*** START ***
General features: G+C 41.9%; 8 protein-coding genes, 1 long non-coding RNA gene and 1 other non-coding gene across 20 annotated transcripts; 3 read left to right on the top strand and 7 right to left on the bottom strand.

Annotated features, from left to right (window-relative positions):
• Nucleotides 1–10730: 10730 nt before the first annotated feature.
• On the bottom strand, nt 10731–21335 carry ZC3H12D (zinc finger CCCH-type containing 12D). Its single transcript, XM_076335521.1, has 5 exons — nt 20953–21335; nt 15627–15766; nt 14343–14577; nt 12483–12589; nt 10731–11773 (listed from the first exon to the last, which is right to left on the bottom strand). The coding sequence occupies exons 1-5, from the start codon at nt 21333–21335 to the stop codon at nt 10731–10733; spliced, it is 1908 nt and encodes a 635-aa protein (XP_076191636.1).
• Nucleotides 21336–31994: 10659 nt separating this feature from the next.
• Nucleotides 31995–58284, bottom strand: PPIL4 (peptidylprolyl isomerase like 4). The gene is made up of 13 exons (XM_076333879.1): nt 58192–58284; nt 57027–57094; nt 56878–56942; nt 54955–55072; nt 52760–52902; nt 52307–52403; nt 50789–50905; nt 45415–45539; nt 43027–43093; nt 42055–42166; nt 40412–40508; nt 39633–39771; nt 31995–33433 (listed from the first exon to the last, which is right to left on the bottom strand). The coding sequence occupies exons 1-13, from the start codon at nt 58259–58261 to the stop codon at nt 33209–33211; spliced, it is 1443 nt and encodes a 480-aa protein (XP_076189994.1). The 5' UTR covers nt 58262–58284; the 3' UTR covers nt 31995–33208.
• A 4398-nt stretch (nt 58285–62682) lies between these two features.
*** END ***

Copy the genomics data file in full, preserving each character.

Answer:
General features: G+C 41.9%; 8 protein-coding genes, 1 long non-coding RNA gene and 1 other non-coding gene across 20 annotated transcripts; 3 read left to right on the top strand and 7 right to left on the bottom strand.

Annotated features, from left to right (window-relative positions):
• Nucleotides 1–10730: 10730 nt before the first annotated feature.
• On the bottom strand, nt 10731–21335 carry ZC3H12D (zinc finger CCCH-type containing 12D). Its single transcript, XM_076335521.1, has 5 exons — nt 20953–21335; nt 15627–15766; nt 14343–14577; nt 12483–12589; nt 10731–11773 (listed from the first exon to the last, which is right to left on the bottom strand). The coding sequence occupies exons 1-5, from the start codon at nt 21333–21335 to the stop codon at nt 10731–10733; spliced, it is 1908 nt and encodes a 635-aa protein (XP_076191636.1).
• Nucleotides 21336–31994: 10659 nt separating this feature from the next.
• Nucleotides 31995–58284, bottom strand: PPIL4 (peptidylprolyl isomerase like 4). The gene is made up of 13 exons (XM_076333879.1): nt 58192–58284; nt 57027–57094; nt 56878–56942; nt 54955–55072; nt 52760–52902; nt 52307–52403; nt 50789–50905; nt 45415–45539; nt 43027–43093; nt 42055–42166; nt 40412–40508; nt 39633–39771; nt 31995–33433 (listed from the first exon to the last, which is right to left on the bottom strand). The coding sequence occupies exons 1-13, from the start codon at nt 58259–58261 to the stop codon at nt 33209–33211; spliced, it is 1443 nt and encodes a 480-aa protein (XP_076189994.1). The 5' UTR covers nt 58262–58284; the 3' UTR covers nt 31995–33208.
• A 4398-nt stretch (nt 58285–62682) lies between these two features.